VEGAS MYTHS BUSTED: Sin City Has the Most Churches Per Capita

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The Wikipedia page for Las Vegas used to claim the city had the most houses of worship per capita of any US location. In 2010, that claim was removed after a Wikipedia contributor noted: “The churches consist largely of drive-thru wedding chapels, not actual congregations, and is not an indication of piety to contrast the city’s reputation.”

The name and location of the church shown in this popular social-media meme is unknown. For all we know, it could just be a good Photoshop job. Please don’t believe everything you see on the internet. Except for the “Vegas Myths Busted” series. You can always believe that. (Image: Pinterest)

Even with the wedding chapels, though, the math never added up. There are about 50 wedding chapels in the greater Las Vegas region, according to the Las Vegas Chamber of Commerce, on top of 600 churches, temples, mosques, and synagogues representing more than 63 faiths.

In 2022, the population of the Las Vegas metropolitan area was 2.8 million. That makes one house of worship — or wedding chapel, let’s keep them in just to prove a point — for every 4,666 residents.

Salvation City?

According to a 2015 study conducted by the real-estate website propertyshark.com, the US city with the most churches was Indianapolis, with 298 residents per church. Seattle was next with 482, then Jacksonville, Fla. with 563, Washington, DC with 738, and Memphis with 804.

Las Vegas didn’t even show up until No. 20, with 2,841 residents per church at the time, which means it’s gotten even less churchy since.

In reality, any such count can never be completely accurate. Tax-exempt status means the IRS keeps no tabs on houses of worship, many of which either meet in storefronts and houses, are not registered as nonprofits, or don’t have anyone on payroll.

But Las Vegas is definitely not the holder of this title. It is out-pioused by every city in America with fewer than 4,666 residents and more than one church.

This myth seems to have gotten started by the Las Vegas Chamber of Commerce, which, to combat the Sin City nickname, stated in its 1996 relocation guide: “Las Vegas has more churches per capita than most major cities.”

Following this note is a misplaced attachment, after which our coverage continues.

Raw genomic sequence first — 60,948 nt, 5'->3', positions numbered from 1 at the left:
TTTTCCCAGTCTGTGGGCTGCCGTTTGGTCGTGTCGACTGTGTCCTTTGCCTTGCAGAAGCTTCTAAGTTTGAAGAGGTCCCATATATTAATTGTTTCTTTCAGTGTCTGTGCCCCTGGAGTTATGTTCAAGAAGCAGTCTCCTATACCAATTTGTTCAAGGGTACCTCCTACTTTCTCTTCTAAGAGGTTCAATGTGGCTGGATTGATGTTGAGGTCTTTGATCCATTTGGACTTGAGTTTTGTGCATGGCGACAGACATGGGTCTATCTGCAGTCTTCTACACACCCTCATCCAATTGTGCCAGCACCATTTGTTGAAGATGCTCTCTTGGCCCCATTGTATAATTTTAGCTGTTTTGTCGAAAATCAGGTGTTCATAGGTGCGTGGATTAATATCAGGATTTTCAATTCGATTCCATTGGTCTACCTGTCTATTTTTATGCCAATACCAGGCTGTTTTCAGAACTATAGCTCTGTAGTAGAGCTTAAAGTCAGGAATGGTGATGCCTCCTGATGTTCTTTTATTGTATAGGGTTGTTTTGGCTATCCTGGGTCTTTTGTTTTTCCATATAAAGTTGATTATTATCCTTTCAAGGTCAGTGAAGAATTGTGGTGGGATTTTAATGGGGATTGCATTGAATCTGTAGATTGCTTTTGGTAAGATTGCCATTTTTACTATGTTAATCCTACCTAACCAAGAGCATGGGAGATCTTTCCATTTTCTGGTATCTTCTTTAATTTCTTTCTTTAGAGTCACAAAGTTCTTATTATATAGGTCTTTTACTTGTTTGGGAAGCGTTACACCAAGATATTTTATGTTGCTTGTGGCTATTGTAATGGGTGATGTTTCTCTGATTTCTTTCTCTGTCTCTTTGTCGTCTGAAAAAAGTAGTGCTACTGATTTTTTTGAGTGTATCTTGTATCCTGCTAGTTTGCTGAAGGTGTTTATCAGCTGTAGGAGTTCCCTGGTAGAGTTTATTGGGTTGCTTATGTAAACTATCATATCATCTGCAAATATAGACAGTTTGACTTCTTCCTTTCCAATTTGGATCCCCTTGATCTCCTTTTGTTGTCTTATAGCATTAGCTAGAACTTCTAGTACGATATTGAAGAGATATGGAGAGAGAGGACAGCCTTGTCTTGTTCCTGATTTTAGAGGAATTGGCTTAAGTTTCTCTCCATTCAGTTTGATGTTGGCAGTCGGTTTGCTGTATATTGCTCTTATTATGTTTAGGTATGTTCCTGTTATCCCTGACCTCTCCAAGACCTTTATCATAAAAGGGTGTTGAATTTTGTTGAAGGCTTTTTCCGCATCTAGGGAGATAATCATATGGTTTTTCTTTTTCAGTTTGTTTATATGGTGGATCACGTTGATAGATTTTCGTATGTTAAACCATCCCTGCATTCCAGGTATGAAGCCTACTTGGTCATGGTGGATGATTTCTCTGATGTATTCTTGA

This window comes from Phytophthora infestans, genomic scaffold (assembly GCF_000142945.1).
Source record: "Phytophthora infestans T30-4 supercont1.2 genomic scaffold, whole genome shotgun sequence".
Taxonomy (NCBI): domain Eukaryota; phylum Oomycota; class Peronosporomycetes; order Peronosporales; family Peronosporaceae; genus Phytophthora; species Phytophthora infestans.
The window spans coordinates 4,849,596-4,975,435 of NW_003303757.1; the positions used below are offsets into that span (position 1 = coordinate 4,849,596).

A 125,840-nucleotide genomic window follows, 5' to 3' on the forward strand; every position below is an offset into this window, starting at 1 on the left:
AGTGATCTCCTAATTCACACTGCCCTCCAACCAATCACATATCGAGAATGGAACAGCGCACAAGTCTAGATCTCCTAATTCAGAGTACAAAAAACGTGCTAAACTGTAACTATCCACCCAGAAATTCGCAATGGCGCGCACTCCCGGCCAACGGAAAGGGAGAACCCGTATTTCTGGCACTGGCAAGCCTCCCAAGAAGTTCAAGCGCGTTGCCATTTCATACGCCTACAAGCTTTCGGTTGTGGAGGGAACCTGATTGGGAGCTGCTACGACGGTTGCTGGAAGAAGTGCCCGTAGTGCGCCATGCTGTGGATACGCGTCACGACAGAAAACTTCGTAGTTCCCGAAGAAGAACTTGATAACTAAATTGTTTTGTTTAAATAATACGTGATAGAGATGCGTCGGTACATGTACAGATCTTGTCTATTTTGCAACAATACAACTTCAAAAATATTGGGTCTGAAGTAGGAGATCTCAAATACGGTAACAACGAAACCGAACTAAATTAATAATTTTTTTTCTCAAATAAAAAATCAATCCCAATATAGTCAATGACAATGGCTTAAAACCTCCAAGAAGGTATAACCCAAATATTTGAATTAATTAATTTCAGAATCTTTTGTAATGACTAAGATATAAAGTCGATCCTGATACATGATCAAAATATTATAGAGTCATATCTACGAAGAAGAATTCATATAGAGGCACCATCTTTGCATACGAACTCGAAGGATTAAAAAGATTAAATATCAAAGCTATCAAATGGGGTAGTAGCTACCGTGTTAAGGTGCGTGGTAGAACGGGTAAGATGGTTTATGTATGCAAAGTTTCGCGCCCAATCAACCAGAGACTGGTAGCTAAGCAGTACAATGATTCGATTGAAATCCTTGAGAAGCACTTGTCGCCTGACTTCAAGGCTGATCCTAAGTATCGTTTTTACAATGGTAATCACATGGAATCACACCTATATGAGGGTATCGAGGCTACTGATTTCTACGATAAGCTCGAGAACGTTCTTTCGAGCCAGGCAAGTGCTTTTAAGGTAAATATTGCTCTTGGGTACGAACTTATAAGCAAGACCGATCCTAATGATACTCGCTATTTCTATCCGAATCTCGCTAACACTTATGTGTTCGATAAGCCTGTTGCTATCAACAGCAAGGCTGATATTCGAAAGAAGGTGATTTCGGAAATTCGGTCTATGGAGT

It didn’t state “the most churches,” nor did it bother substantiating its claim. Subsequent editions dropped the claim.

Father Charles Urnick and Deacon Richard Lambert of St. John the Baptist Catholic Church prepare for a Sunday morning service in an office inside the Riverside Resort Hotel and Casino in Laughlin, Nev. in 2019. (Image: Los Angeles Times)

Bonus Vegas Church Myth

In Vegas, casino chips sometimes get left in church collection plates. So, a Catholic monk makes the rounds every Monday to collect the chips. He cashes them in and donates the profits to the neediest ministries.

Umm, no.

This myth came from a punny old joke with the punchline: “He’s called the chip monk.” Apparently, though, not everyone remembered the punchline or got the joke, and this story is still sometimes repeated as fact. In another variation, all Vegas churches send their chips to a Franciscan monastery, where the chip monk sorts them.

Chips do occasionally turn up in Las Vegas collection plates, yes. But churches will sort and store them until there are enough from one casino to justify sending someone there for (the other kind of) redemption.

The employees/volunteers tasked with this duty are commonly referred to as chip monks. But that’s only a winking reference to the old joke. Still, it makes for a rare case in which a Las Vegas myth has, in a way, created its own reality.

Look for “Vegas Myths Busted” every Monday on Casino.org. Click here to read previously busted Vegas myths. Got a suggestion for a Vegas myth that needs busting? Email [email protected].

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